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Wednesday, 17 April 2013

Mauro Perucchetti's Jelly Babies Occupy The Halcyon Gallery and The Wellcome Collection

Mauro Perucchetti's 'UNICUM' at the Halcyon Gallery is an example of typical commercialized art... But I love it!

 Currently on display in their showroom on New Bond Street 'UNICUM' is a selection of works for sale by Perucchetti  focusing around the ideas of art as disposable in contemporary consumer society. 

You might know of his work from The Wellcome Collection,  that Giant Jelly Baby that occupies Medicine Now. Perhaps his best selling piece, these resin Jelly Babies feature in a range of sizes at this exhibition. As a commercial gallery the Halcyon is meant for selling, so turning up looking like a scruff in my work clothes I was not surprised that none of the incredibly preened 'art dealers' approached me to discuss  transportation costs. 

Wellcome's Jelly Baby 3. 

I found it disconcerting however how easily I fell in love with his work.Yes, they are bits of resin in  bright colours and recognisable shapes so immediately they're appealing, but I'm a sucker for Pop Art, besides my immediate desire I found I needed some sort of context to his work. Maybe it was because of a few skulls, some sparkly pills and that jelly baby that I was convinced  that there would be some medical background to his work. 

As the space lacked in information or approachable staff I checked out his website to find like all  (what he calls) 'Hip Pop Art' his work is a 'symbolism of the disposalbility that permeates all aspects of contemporary consumer society.'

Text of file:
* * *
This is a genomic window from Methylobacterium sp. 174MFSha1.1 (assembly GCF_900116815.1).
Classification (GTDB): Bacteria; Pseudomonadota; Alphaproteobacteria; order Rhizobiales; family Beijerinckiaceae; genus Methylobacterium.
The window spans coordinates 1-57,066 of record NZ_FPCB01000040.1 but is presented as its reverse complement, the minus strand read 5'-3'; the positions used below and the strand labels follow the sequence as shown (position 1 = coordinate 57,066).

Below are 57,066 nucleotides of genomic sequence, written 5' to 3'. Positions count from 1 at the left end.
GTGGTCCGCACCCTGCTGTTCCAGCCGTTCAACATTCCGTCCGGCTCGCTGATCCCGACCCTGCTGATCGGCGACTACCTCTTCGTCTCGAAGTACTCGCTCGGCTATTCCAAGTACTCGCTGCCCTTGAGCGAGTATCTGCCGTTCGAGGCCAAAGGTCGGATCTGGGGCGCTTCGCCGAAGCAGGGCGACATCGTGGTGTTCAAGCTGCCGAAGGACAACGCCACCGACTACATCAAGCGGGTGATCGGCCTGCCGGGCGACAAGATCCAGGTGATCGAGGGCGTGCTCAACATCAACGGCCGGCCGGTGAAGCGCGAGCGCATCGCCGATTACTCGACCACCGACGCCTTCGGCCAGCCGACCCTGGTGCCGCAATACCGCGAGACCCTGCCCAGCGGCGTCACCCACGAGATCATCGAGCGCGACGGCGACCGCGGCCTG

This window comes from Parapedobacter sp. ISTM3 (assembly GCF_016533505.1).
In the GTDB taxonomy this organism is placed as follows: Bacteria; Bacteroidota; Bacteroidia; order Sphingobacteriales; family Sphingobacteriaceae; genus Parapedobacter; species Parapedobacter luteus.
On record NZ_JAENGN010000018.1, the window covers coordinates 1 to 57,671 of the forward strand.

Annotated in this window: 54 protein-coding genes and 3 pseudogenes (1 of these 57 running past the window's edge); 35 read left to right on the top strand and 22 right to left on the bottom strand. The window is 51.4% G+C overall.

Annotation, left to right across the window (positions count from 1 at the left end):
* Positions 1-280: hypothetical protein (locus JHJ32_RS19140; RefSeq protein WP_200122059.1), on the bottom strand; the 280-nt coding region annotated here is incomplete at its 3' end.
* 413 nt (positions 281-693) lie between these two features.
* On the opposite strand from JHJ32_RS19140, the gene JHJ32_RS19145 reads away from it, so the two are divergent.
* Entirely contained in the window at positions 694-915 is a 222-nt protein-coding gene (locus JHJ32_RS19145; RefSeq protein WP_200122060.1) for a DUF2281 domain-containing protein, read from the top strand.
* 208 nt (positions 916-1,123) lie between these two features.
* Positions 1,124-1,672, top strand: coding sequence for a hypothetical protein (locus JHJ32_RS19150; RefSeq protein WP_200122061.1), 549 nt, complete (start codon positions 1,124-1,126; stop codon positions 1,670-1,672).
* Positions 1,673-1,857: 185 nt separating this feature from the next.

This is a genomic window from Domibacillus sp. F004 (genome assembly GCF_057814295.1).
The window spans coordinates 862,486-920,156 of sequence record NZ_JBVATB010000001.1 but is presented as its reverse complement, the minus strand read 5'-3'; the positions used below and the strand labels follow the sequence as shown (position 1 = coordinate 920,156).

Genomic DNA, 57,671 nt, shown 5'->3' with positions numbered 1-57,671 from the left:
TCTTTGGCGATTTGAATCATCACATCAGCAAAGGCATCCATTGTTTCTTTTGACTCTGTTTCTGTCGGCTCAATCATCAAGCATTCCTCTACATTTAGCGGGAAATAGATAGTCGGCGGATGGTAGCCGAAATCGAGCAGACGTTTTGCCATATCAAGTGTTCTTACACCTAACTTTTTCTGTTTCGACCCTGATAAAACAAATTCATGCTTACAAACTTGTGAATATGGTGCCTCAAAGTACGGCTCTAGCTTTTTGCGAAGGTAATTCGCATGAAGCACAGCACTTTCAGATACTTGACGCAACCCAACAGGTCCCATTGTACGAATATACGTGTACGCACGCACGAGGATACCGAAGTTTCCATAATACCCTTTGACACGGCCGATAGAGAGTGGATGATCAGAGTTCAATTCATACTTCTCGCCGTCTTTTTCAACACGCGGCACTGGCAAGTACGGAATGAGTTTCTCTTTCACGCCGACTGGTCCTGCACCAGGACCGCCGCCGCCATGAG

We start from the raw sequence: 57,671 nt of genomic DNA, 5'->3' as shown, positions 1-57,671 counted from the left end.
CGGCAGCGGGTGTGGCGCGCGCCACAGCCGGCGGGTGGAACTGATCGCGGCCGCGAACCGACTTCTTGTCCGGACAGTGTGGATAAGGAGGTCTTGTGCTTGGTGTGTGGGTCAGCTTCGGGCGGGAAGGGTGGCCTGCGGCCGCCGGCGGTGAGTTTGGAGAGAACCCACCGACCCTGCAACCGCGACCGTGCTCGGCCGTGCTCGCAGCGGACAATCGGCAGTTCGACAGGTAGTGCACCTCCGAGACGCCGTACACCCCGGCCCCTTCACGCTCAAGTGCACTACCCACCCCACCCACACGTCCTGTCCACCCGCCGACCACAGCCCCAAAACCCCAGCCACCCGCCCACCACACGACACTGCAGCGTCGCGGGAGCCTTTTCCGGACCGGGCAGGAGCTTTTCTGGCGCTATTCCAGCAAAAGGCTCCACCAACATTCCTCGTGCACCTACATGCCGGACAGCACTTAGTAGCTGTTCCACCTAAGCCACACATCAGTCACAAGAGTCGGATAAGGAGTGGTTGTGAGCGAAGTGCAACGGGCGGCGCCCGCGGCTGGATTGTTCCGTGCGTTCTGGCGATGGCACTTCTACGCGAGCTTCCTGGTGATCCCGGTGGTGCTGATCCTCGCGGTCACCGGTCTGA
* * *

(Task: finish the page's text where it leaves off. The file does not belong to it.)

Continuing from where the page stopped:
Great, the same old artist line on social comment and consumerism. 

So hold on, why is Mauro Perucchetti's  Giant Jelly baby occupying a space in Medicine Now? I'm well aware that the interesting objects in their stores, of roughly the same size are plentiful. So what does the Jelly Baby have to do with medicine?

Of course The Wellcome Collection's website gave me the desired answer:

'Perucchetti works in polyurethane, a notoriously difficult resin made of many small, unstable urethane molecules in long chains. He creates works which are water-clear, strong and last forever. On one level, this work uses the jelly baby as a metaphor for cloned humans, which are identical to one another yet potentially not like other humans. On another level, it speaks to our increasing tendency to see human beings as chemical assemblages that temporarily stabilise the bases of DNA into long durable and comprehensible chains for the duration of our lives'

The Ministry salutes the Current Wellcome Curators, you have followed dutifully in the footsteps of Henry Wellcome and your mind acts as his. He would have bought it and contextualised it later, never failing to link it back to medicine. 

And that is is exactly why we love you. 

Find out more about...

 Mauro Perucchetti's work:

The Jelly Baby at Wellcome Collection

'UNCUM' Mauro Peruchetti is on at Halcyon Gallery until 12th May 2013

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